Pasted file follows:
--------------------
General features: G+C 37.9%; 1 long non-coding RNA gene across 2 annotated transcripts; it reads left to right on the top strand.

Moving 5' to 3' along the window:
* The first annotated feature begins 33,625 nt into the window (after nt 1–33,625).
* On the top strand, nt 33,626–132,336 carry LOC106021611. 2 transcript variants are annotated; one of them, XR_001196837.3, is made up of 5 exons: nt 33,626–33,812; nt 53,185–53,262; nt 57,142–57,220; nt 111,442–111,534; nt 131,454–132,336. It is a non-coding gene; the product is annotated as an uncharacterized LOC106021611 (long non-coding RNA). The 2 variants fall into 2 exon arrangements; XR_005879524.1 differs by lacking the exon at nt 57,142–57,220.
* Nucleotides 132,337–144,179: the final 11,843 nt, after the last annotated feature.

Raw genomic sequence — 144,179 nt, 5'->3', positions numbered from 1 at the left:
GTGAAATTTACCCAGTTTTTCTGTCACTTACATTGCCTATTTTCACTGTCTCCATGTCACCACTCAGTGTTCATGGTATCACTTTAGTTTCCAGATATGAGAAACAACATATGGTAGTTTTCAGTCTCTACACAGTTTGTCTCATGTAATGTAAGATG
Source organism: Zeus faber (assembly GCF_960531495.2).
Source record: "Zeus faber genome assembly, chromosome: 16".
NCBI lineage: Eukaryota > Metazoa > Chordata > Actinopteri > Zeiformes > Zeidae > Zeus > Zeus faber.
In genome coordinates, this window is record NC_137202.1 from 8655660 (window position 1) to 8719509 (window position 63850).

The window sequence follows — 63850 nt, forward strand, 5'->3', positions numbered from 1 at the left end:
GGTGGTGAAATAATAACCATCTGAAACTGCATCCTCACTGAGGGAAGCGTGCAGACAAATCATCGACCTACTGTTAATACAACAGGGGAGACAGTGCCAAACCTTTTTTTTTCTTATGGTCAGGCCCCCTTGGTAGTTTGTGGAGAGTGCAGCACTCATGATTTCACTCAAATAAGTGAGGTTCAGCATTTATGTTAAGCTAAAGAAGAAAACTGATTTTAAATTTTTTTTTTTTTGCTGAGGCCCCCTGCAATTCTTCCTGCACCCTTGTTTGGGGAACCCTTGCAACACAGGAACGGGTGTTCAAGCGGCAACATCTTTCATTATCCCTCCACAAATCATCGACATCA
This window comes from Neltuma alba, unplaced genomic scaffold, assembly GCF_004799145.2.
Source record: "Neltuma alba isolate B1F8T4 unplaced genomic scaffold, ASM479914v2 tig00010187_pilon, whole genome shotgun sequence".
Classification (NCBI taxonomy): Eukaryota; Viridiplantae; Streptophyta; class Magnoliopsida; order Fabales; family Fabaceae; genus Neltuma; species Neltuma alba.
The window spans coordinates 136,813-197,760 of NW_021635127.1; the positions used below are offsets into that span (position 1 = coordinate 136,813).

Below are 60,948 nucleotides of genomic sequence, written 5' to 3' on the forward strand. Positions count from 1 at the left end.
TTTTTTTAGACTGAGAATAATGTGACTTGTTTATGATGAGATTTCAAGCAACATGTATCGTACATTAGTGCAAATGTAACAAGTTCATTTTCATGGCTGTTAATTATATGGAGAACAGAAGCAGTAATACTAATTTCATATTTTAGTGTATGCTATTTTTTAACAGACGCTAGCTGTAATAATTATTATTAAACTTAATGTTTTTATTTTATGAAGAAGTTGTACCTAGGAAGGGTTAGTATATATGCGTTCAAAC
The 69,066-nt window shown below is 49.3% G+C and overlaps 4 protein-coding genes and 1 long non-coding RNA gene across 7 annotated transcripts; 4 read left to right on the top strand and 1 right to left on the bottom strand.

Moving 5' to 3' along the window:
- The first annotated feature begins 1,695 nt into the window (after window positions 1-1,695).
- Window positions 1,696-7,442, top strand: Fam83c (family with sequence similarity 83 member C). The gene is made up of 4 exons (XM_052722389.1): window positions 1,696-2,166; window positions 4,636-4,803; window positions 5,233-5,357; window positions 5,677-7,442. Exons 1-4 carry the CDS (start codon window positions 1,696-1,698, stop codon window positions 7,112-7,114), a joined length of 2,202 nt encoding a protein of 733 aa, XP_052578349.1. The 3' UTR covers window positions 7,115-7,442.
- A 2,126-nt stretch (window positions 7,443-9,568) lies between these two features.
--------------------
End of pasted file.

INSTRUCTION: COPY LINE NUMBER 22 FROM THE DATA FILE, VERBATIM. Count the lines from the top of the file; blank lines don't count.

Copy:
- The first annotated feature begins 1,695 nt into the window (after window positions 1-1,695).